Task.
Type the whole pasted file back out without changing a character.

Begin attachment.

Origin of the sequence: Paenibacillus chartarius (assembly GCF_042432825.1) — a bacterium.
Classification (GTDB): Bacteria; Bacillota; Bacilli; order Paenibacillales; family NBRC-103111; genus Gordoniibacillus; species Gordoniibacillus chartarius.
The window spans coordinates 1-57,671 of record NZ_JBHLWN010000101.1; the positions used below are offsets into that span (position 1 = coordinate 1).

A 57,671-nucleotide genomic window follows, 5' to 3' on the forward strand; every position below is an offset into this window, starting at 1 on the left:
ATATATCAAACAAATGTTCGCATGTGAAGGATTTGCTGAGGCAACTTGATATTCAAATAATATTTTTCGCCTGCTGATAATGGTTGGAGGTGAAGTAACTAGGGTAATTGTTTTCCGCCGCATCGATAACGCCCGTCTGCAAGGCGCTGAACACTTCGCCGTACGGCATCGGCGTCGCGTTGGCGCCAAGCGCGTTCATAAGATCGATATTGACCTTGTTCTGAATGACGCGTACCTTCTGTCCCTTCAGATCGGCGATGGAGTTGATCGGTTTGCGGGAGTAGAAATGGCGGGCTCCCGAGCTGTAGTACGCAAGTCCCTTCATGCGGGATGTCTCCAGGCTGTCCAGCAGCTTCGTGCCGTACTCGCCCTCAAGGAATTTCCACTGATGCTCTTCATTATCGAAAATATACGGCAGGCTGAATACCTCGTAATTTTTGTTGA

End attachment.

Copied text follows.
Origin of the sequence: Paenibacillus chartarius (assembly GCF_042432825.1) — a bacterium.
Classification (GTDB): Bacteria; Bacillota; Bacilli; order Paenibacillales; family NBRC-103111; genus Gordoniibacillus; species Gordoniibacillus chartarius.
The window spans coordinates 1-57,671 of record NZ_JBHLWN010000101.1; the positions used below are offsets into that span (position 1 = coordinate 1).

A 57,671-nucleotide genomic window follows, 5' to 3' on the forward strand; every position below is an offset into this window, starting at 1 on the left:
ATATATCAAACAAATGTTCGCATGTGAAGGATTTGCTGAGGCAACTTGATATTCAAATAATATTTTTCGCCTGCTGATAATGGTTGGAGGTGAAGTAACTAGGGTAATTGTTTTCCGCCGCATCGATAACGCCCGTCTGCAAGGCGCTGAACACTTCGCCGTACGGCATCGGCGTCGCGTTGGCGCCAAGCGCGTTCATAAGATCGATATTGACCTTGTTCTGAATGACGCGTACCTTCTGTCCCTTCAGATCGGCGATGGAGTTGATCGGTTTGCGGGAGTAGAAATGGCGGGCTCCCGAGCTGTAGTACGCAAGTCCCTTCATGCGGGATGTCTCCAGGCTGTCCAGCAGCTTCGTGCCGTACTCGCCCTCAAGGAATTTCCACTGATGCTCTTCATTATCGAAAATATACGGCAGGCTGAATACCTCGTAATTTTTGTTGA